Of course, it may be easy to dismiss them as not knowing what they wanted. And indeed, they did not! Beyond that, however, is that they are hungry, disempowered and dislocated, hence they seek any straw to cling on. They are ready and willing to fall for the highest bidder, incidentally, usually for the crumbs. The system, as it is, does not have room for men and women of ideas without deep pockets.

This accounts for the surge of the politicians, relatively, of the old brigade for the high office, so far. At the last count, Pius Anyim, former Senate President and Sam Ohuabunwa, foremost industrialist, have signified their interest for the office on the platform of the Peoples Democratic Party (PDP).

From the All Progressives Congress (APC), Bola Tinubu, former Lagos State governor, Dave Umahi, Ebonyi State governor ad Orji Uzor Kalu, Senate Chief Whip and erstwhile governor of Abia State, have shown interest. Kingsley Muoghalu, former Deputy Governor of the Central Bank of Nigeria (CBN), has also declared his ambition to run on the platform of the African Democratic Congress (ADC).

There are indications that the list would expand in the days ahead in the PDP to accommodate former Vice President, Atiku Abubakar and former Senate President, Bukola Saraki. Suspicions are equally high that the Vice President, Yemi Osinbajo, of the APC, has eyes on the job.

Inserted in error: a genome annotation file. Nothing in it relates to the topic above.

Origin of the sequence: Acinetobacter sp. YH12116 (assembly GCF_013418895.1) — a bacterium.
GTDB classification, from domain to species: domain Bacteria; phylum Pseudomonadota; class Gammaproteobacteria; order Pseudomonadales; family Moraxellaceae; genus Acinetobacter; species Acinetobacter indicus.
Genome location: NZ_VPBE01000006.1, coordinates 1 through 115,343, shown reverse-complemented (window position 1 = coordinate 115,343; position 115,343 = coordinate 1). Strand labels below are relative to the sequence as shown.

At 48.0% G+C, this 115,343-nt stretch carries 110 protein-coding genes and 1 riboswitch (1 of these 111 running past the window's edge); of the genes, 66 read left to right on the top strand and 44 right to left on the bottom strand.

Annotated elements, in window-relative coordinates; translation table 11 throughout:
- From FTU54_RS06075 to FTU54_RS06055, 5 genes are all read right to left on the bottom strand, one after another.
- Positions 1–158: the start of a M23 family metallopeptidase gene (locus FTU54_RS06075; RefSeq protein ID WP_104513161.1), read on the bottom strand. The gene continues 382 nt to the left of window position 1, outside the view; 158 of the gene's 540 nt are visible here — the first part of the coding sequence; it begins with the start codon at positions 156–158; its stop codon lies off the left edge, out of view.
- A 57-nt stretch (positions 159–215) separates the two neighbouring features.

A particular strand runs through all of them. None is below 60 years of age. They have been in the system at one time or the other. This, ordinarily, should provide grounds to assess each of them and estimate what they can offer. For some that had been in executive positions, the point of assessment should commence from the level they met their various states or last positions and how they left them after service. Those in the legislature should be able to tell Nigerians the quality of laws they enacted in their days and how such acts have helped the country.

More than the trivial considerations of religious affinity and ethnic affiliations, conversations on 2023 presidency should centre on antecedents of the aspirants, their capabilities and preparations for the office.

Karl Meier, former West African Correspondent of the Independent of London, could not have chosen a better title for his book on Nigeria than, “This House Has Fallen”. Nigeria, is currently on its fours, truth be told. What is needed is a leader with the vision and verve to bring it back.